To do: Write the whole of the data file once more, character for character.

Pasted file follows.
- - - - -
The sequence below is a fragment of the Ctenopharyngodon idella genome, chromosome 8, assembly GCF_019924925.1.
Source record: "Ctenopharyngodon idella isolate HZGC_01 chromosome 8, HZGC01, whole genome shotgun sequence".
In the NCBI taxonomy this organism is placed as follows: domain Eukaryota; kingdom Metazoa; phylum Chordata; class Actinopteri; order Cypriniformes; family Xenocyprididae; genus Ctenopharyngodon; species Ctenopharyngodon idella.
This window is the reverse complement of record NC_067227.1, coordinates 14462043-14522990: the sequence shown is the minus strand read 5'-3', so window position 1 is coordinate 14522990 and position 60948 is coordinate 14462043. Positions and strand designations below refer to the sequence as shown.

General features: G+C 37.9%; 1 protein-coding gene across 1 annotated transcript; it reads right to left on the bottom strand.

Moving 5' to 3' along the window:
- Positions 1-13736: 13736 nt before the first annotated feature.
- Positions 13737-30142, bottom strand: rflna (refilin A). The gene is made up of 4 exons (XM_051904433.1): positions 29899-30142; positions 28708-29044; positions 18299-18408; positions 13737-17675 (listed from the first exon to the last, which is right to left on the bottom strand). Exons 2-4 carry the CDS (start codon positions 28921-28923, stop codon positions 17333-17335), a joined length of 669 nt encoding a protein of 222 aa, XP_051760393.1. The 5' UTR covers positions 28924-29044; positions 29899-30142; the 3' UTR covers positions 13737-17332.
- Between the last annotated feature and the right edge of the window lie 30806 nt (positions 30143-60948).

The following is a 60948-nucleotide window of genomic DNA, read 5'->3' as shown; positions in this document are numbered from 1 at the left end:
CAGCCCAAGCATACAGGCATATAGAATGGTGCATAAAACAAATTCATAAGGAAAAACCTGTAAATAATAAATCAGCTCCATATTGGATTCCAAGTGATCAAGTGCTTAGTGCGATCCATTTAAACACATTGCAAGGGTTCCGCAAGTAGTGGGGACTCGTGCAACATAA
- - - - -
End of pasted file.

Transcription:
The sequence below is a fragment of the Ctenopharyngodon idella genome, chromosome 8, assembly GCF_019924925.1.
Source record: "Ctenopharyngodon idella isolate HZGC_01 chromosome 8, HZGC01, whole genome shotgun sequence".
In the NCBI taxonomy this organism is placed as follows: domain Eukaryota; kingdom Metazoa; phylum Chordata; class Actinopteri; order Cypriniformes; family Xenocyprididae; genus Ctenopharyngodon; species Ctenopharyngodon idella.
This window is the reverse complement of record NC_067227.1, coordinates 14462043-14522990: the sequence shown is the minus strand read 5'-3', so window position 1 is coordinate 14522990 and position 60948 is coordinate 14462043. Positions and strand designations below refer to the sequence as shown.

General features: G+C 37.9%; 1 protein-coding gene across 1 annotated transcript; it reads right to left on the bottom strand.

Moving 5' to 3' along the window:
- Positions 1-13736: 13736 nt before the first annotated feature.
- Positions 13737-30142, bottom strand: rflna (refilin A). The gene is made up of 4 exons (XM_051904433.1): positions 29899-30142; positions 28708-29044; positions 18299-18408; positions 13737-17675 (listed from the first exon to the last, which is right to left on the bottom strand). Exons 2-4 carry the CDS (start codon positions 28921-28923, stop codon positions 17333-17335), a joined length of 669 nt encoding a protein of 222 aa, XP_051760393.1. The 5' UTR covers positions 28924-29044; positions 29899-30142; the 3' UTR covers positions 13737-17332.
- Between the last annotated feature and the right edge of the window lie 30806 nt (positions 30143-60948).

The following is a 60948-nucleotide window of genomic DNA, read 5'->3' as shown; positions in this document are numbered from 1 at the left end:
CAGCCCAAGCATACAGGCATATAGAATGGTGCATAAAACAAATTCATAAGGAAAAACCTGTAAATAATAAATCAGCTCCATATTGGATTCCAAGTGATCAAGTGCTTAGTGCGATCCATTTAAACACATTGCAAGGGTTCCGCAAGTAGTGGGGACTCGTGCAACATAA